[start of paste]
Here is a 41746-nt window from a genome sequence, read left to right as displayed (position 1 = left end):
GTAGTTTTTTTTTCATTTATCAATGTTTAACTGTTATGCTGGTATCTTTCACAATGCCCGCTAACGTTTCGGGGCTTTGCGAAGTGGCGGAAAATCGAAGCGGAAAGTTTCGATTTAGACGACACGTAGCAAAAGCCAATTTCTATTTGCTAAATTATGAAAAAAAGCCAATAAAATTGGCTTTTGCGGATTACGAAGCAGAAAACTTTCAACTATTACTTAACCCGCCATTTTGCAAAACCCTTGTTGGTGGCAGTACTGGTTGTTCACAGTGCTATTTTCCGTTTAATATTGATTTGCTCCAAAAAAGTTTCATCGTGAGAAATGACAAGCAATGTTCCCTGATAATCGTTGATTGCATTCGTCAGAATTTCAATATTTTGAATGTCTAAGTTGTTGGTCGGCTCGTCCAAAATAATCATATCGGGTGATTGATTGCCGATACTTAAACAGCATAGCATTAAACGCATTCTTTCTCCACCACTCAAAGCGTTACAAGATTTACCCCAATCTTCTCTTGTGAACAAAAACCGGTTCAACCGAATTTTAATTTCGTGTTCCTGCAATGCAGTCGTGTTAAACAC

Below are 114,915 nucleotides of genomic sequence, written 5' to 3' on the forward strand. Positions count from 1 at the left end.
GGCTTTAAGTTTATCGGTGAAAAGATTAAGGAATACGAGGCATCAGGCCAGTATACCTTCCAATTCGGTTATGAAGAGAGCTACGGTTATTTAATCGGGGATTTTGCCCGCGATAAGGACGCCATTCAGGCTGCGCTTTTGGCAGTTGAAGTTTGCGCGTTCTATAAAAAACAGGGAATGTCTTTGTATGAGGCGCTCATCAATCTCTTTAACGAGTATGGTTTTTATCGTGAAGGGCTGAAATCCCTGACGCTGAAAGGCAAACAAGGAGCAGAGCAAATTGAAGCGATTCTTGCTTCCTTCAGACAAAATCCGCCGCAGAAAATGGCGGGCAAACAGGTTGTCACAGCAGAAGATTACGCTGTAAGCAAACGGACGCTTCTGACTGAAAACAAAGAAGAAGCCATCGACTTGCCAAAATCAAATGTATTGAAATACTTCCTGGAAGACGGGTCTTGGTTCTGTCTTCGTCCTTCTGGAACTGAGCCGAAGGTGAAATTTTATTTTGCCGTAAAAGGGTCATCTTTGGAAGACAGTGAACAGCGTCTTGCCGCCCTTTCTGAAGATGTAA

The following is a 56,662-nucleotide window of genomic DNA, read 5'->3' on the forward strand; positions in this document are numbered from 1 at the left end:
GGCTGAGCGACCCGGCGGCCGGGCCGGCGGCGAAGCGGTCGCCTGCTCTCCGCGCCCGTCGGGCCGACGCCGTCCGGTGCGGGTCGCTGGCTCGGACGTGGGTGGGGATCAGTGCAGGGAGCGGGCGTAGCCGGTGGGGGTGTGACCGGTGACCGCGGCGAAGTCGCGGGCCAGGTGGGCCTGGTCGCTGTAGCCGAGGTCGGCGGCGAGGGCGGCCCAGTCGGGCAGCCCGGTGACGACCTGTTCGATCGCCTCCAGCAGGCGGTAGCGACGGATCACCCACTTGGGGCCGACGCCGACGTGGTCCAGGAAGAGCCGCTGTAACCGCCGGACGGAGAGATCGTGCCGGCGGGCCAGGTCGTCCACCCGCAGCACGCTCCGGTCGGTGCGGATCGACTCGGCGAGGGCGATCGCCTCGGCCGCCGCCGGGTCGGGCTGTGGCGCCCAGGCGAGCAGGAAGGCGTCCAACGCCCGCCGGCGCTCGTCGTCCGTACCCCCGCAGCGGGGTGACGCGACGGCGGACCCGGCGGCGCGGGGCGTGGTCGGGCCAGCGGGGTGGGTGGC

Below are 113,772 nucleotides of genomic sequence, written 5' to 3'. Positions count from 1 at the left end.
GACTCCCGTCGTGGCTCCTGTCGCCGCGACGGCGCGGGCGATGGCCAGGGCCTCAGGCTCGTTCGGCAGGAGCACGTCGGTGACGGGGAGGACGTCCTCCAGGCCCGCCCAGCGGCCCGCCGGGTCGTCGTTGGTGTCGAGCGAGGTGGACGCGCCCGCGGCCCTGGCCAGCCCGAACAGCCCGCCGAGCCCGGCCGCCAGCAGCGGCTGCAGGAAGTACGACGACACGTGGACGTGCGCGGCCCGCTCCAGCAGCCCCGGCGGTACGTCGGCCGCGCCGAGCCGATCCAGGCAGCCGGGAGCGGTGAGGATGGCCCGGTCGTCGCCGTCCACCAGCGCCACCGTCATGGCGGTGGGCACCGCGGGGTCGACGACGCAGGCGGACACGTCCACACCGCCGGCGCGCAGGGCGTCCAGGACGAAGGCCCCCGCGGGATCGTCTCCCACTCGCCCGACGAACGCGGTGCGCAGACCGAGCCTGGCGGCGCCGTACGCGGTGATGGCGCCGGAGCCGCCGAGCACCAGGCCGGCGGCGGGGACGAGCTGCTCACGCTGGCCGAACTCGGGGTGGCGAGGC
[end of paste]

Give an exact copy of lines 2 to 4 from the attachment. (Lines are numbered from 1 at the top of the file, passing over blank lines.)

GTAGTTTTTTTTTCATTTATCAATGTTTAACTGTTATGCTGGTATCTTTCACAATGCCCGCTAACGTTTCGGGGCTTTGCGAAGTGGCGGAAAATCGAAGCGGAAAGTTTCGATTTAGACGACACGTAGCAAAAGCCAATTTCTATTTGCTAAATTATGAAAAAAAGCCAATAAAATTGGCTTTTGCGGATTACGAAGCAGAAAACTTTCAACTATTACTTAACCCGCCATTTTGCAAAACCCTTGTTGGTGGCAGTACTGGTTGTTCACAGTGCTATTTTCCGTTTAATATTGATTTGCTCCAAAAAAGTTTCATCGTGAGAAATGACAAGCAATGTTCCCTGATAATCGTTGATTGCATTCGTCAGAATTTCAATATTTTGAATGTCTAAGTTGTTGGTCGGCTCGTCCAAAATAATCATATCGGGTGATTGATTGCCGATACTTAAACAGCATAGCATTAAACGCATTCTTTCTCCACCACTCAAAGCGTTACAAGATTTACCCCAATCTTCTCTTGTGAACAAAAACCGGTTCAACCGAATTTTAATTTCGTGTTCCTGCAATGCAGTCGTGTTAAACAC

Below are 114,915 nucleotides of genomic sequence, written 5' to 3' on the forward strand. Positions count from 1 at the left end.
GGCTTTAAGTTTATCGGTGAAAAGATTAAGGAATACGAGGCATCAGGCCAGTATACCTTCCAATTCGGTTATGAAGAGAGCTACGGTTATTTAATCGGGGATTTTGCCCGCGATAAGGACGCCATTCAGGCTGCGCTTTTGGCAGTTGAAGTTTGCGCGTTCTATAAAAAACAGGGAATGTCTTTGTATGAGGCGCTCATCAATCTCTTTAACGAGTATGGTTTTTATCGTGAAGGGCTGAAATCCCTGACGCTGAAAGGCAAACAAGGAGCAGAGCAAATTGAAGCGATTCTTGCTTCCTTCAGACAAAATCCGCCGCAGAAAATGGCGGGCAAACAGGTTGTCACAGCAGAAGATTACGCTGTAAGCAAACGGACGCTTCTGACTGAAAACAAAGAAGAAGCCATCGACTTGCCAAAATCAAATGTATTGAAATACTTCCTGGAAGACGGGTCTTGGTTCTGTCTTCGTCCTTCTGGAACTGAGCCGAAGGTGAAATTTTATTTTGCCGTAAAAGGGTCATCTTTGGAAGACAGTGAACAGCGTCTTGCCGCCCTTTCTGAAGATGTAA